BROWNSVILLE — Domestic workers in the Lower Rio Grande Valley — many of them undocumented immigrants — endure severe economic hardship and abysmal working conditions, as outlined in a new report titled “Living in the Shadows: Latina Workers in the Texas-Mexico Border Region.”
The study, which relies in part on interviews with domestic workers in Brownsville, San Benito and Edinburg, found that domestic workers often can’t afford food, medical care, rent or utilities, and endure higher levels of economic hardship than workers in other occupations.
Households of domestic workers who care for people with disabilities are most likely to report high rates of food insecurity, according to the report, the product of a collaboration by AYUDA Inc., Fuerza del Valle Workers Center, the Comité Justicia Laboral (Labor Justice Committee) and the National Domestic Workers Alliance.
The study found that two-thirds of domestic workers work without contracts — house cleaners and nannies are least likely to have them. Also, paid sick lead, vacation and holidays are extremely rare for domestic workers, with only 2 percent receiving paid leave of any kind. Overtime pay is also rare. Only 3 percent of those surveyed reporting reported receiving overtime pay.
Irregular pay and wage theft are extremely common for the border region’s domestic workers. Nearly a quarter of those surveyed reported they were paid less than agreed or not paid at all. One-third of the house cleaners interviewed reported this was the case.
Abuse on the job is also common. According to “Living in the Shadows,” 28 percent of house cleaners reported their employers threatened to call immigration authorities on them, and 19 percent reported being pushed or physically hurt by an employer or someone in the employer’s home.
Nearly one-third of house cleaners and workers who care for people with disabilities reported being injured at work. Care workers are most likely to suffer serious injuries, according to the report. Live-in workers are much more likely to experience exploitive working conditions than non-live-in workers, with 45 percent reporting being paid less than agreed or not at all, and 60 percent reporting being paid late.
Live-in workers also are more likely to be pressured into working more than their scheduled hours or perform jobs they weren’t hired to do. The report found that live-in workers endure “extraordinary high levels of abuse and very high rates of injury at work.”
Of the workers surveyed, only 43 percent had U.S. citizenship or permanent residency. The study found that 80 percent of house cleaners were not legally authorized to work in the United States. Elder care workers were more likely to have legal status, with 67 percent reporting U.S. citizenship or permanent residency status.
Undocumented workers are subjected to much higher rates of abuse than U.S. citizens or permanent residents, twice as likely to be threatened by an employer and three times as likely to be pushed or physically hurt, the report found. Thirty-three percent of undocumented workers reported on-the-job injuries compared to 22 percent of workers with U.S. citizenship or permanent residence.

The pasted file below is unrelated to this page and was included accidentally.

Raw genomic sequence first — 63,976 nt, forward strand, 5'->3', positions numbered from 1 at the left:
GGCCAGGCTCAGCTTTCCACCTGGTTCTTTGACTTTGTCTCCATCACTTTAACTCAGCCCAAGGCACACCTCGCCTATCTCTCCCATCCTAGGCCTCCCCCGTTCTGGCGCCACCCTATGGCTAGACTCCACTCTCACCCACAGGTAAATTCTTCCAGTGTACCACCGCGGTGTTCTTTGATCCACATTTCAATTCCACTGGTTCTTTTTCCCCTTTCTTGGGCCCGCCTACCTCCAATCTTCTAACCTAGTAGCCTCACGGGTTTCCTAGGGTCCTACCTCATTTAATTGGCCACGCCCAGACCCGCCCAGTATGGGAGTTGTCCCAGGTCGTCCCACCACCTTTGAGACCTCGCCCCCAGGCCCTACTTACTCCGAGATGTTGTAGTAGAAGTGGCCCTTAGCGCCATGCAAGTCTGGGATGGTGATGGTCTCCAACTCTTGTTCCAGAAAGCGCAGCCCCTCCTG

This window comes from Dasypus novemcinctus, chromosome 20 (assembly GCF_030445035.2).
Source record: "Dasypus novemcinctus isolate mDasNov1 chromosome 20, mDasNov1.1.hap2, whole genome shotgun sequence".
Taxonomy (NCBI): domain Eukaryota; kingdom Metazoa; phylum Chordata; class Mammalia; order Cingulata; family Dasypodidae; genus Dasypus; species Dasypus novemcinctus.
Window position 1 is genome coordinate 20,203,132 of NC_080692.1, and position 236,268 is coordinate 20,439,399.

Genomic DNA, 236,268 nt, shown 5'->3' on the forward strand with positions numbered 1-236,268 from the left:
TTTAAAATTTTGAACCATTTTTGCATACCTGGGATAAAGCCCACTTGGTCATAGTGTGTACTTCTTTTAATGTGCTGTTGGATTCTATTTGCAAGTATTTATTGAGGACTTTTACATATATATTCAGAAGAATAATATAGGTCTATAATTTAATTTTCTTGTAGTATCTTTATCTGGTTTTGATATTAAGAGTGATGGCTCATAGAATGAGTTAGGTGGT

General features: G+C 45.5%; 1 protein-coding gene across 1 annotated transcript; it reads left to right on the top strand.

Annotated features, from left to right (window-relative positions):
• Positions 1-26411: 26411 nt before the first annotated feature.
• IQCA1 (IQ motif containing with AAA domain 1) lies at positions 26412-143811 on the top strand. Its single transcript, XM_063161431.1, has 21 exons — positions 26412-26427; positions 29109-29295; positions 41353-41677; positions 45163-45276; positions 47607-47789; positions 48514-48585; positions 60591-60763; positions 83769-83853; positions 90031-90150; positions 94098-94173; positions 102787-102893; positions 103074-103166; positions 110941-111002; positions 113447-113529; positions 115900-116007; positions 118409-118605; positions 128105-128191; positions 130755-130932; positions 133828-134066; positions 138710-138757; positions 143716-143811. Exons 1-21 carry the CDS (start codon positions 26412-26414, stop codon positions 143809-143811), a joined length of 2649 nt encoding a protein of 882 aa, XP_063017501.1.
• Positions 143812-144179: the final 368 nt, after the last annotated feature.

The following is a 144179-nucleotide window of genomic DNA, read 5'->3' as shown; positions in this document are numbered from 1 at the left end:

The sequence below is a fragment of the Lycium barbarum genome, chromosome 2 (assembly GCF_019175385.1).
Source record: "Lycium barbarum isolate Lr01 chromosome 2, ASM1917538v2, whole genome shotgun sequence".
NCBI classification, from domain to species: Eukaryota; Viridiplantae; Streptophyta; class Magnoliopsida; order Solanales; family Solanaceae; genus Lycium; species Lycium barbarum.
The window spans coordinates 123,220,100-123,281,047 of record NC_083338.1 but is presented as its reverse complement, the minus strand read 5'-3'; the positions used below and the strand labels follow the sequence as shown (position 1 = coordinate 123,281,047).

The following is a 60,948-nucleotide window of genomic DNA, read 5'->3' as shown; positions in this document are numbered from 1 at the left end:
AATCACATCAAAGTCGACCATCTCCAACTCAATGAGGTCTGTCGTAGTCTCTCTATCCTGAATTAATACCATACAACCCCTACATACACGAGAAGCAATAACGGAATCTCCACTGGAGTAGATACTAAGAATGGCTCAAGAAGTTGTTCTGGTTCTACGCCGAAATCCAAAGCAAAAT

While domestic workers across the country suffer from poor working conditions and struggle to cover basic expenses, those in the Texas-Mexico border region are “substantially less secure economically and at higher risk of encountering substandard conditions on the job,” according to the report’s executive summary.
Rosa San Luis, a Harlingen resident and former domestic worker who helped coordinate the study, said through a translator that “Living in the Shadows” should be disseminated far and wide and the report’s recommendations implemented to improve the plight of border-region domestic workers.
At the core of those recommendations is changing public policy on the federal, state and municipal level to extend basic workplace protections to domestic and immigrant workers, transforming attitudes and behaviors on the part of employers, and raising wages and standards across the low-wage labor market. The report notes that Texas has the highest number of below-minimum-wage workers in the United States.
Hector Guzman Lopez, coordinator with Fuerza del Valle Workers Center and the Labor Justice Committee, said the problems identified in the report stem from a pervasive culture of impunity for those who treat domestic workers badly. The report will help to prioritize issues in the fight to achieve justice for domestic workers, he said.
“We knew the reality of this,” Guzman Lopez said. “We lived it, but we didn’t have a document that would validate it, that had statistics and figures showing the struggle of domestic workers.”
Lisa Moore, field director for the National Domestic Workers Alliance and one of the study’s authors, said Texas’ status as a low-wage leader with harsh anti-immigration policies means domestic workers in the Texas-Mexico border region are essentially “canaries in the coal mine” for the nation at large.
“It’s a trend of where workers’ rights are going around the country,” she said.
Despite the state’s hostile environment for efforts to improving the plight of domestic workers, Moore said, she found border-region domestic workers to be “tremendously resilient and resourceful and imaginative in how to tell their own story and what the solution needs to be.”
“That to me is the huge take away from this report, that these workers are the ones that will find solutions and whose needs we need to follow,” she said. “There’s no one better than them to tell how the story needs to be told and how it needs to be fixed.”
Read the full report at: https://tinyurl.com/yclcodlc.